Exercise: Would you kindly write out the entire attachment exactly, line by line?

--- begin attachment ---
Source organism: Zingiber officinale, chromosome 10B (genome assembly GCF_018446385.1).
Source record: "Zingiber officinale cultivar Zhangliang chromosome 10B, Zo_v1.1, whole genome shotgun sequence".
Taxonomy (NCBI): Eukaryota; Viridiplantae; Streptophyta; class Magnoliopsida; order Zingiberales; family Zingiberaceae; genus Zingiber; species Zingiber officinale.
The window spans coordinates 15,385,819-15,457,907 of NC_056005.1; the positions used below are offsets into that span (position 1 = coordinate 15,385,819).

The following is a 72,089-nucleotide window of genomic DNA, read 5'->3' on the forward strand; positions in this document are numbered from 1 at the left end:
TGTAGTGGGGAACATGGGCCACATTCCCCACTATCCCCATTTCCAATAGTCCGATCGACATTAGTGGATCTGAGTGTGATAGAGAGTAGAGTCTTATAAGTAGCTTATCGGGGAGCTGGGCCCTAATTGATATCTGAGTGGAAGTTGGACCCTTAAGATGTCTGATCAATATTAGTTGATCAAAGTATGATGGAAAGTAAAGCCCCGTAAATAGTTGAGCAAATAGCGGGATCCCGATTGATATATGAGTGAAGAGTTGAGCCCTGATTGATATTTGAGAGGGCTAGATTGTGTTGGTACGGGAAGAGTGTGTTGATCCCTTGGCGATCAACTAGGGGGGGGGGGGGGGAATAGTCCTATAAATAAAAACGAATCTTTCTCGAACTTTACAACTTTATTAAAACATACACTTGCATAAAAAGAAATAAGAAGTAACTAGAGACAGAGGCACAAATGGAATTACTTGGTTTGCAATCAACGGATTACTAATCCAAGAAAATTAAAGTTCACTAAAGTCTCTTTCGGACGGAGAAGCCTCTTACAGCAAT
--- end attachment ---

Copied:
Source organism: Zingiber officinale, chromosome 10B (genome assembly GCF_018446385.1).
Source record: "Zingiber officinale cultivar Zhangliang chromosome 10B, Zo_v1.1, whole genome shotgun sequence".
Taxonomy (NCBI): Eukaryota; Viridiplantae; Streptophyta; class Magnoliopsida; order Zingiberales; family Zingiberaceae; genus Zingiber; species Zingiber officinale.
The window spans coordinates 15,385,819-15,457,907 of NC_056005.1; the positions used below are offsets into that span (position 1 = coordinate 15,385,819).

The following is a 72,089-nucleotide window of genomic DNA, read 5'->3' on the forward strand; positions in this document are numbered from 1 at the left end:
TGTAGTGGGGAACATGGGCCACATTCCCCACTATCCCCATTTCCAATAGTCCGATCGACATTAGTGGATCTGAGTGTGATAGAGAGTAGAGTCTTATAAGTAGCTTATCGGGGAGCTGGGCCCTAATTGATATCTGAGTGGAAGTTGGACCCTTAAGATGTCTGATCAATATTAGTTGATCAAAGTATGATGGAAAGTAAAGCCCCGTAAATAGTTGAGCAAATAGCGGGATCCCGATTGATATATGAGTGAAGAGTTGAGCCCTGATTGATATTTGAGAGGGCTAGATTGTGTTGGTACGGGAAGAGTGTGTTGATCCCTTGGCGATCAACTAGGGGGGGGGGGGGGGAATAGTCCTATAAATAAAAACGAATCTTTCTCGAACTTTACAACTTTATTAAAACATACACTTGCATAAAAAGAAATAAGAAGTAACTAGAGACAGAGGCACAAATGGAATTACTTGGTTTGCAATCAACGGATTACTAATCCAAGAAAATTAAAGTTCACTAAAGTCTCTTTCGGACGGAGAAGCCTCTTACAGCAAT